Other methods for detecting diabetic conditions based on biomarkers other than glucose are being developed. For example, the use of a powered laser can detect the presence of diabetes mellitus by monitoring physical changes caused by that disease in a patient’s eye [19]. In another example, immunology-based methods that detect the presence of glutamic acid decarboxylase (GAD) and thyroid peroxidase can be used to diagnose diabetes [20,21]. However, these techniques are costly and difficult to perform and evaluate at home, once the diabetic condition has already been established in the body.

In view of all the issues described above, a need exists for the development of a new, cost-effective, and accurate technology for detecting glucose and insulin levels in the early stages of diabetes in order to prevent or treat the disease. We applied the concepts of synthetic biology in combination with existing scientific methods to produce new a glucose detector. Effective use of constructed molecular sensors produced by synthetic biology to enhance the detection of metals has been reported [22]. The efficacy of in combining existing scientific methods with synthetic biology has been demonstrated [8]. Our sensor was constructed with various genetic parts using genomic and synthesized sequences. The yeast DNA sensor described here effectively detects glucose in human blood samples.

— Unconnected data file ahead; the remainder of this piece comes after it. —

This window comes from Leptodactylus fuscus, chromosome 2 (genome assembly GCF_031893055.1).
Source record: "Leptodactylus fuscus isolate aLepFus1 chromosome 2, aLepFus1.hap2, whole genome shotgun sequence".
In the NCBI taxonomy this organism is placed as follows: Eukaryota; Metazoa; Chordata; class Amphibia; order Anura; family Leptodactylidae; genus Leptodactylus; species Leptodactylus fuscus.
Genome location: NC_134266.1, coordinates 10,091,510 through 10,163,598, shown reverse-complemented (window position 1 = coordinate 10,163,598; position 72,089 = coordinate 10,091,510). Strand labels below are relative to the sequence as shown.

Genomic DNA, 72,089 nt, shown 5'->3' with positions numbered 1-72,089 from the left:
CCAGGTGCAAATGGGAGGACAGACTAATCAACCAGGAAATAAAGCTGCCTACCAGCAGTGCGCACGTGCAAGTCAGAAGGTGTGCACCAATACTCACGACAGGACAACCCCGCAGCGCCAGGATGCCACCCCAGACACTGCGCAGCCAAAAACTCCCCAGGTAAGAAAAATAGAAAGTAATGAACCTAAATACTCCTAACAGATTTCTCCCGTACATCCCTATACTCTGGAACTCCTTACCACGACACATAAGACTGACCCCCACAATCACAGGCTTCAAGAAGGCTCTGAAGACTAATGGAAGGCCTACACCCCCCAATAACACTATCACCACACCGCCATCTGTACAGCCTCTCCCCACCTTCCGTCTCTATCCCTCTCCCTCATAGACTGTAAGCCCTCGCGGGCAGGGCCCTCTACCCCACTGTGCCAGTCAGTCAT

Materials and Methods

Construction of DNA Glucose Sensor

Synthesized DNA genetic parts from Clonetex Systems, Inc (Austin, TX) were assembled in pYES2 plasmid vectors. Sequences included the ADH1 glucose promoter with Genbank accession number U33753.1 involved in sugar metabolism, the SNF3 glucose receptor with Genbank accession number XM_001386379.1 (a high affinity glucose receptor already proven as a glucose sensor), ribosomal switch TC aptamer with Genbank accession number d26134.1, and Cyan reporter protein Genbank accession number KT878729.1 [23]. The experimental laboratory procedures followed the standard methods of molecular biology and synthetic biology [7,24-26]. The glucose sensors were constructed by site-directed cloning with specific primers (Figure 2), as follows: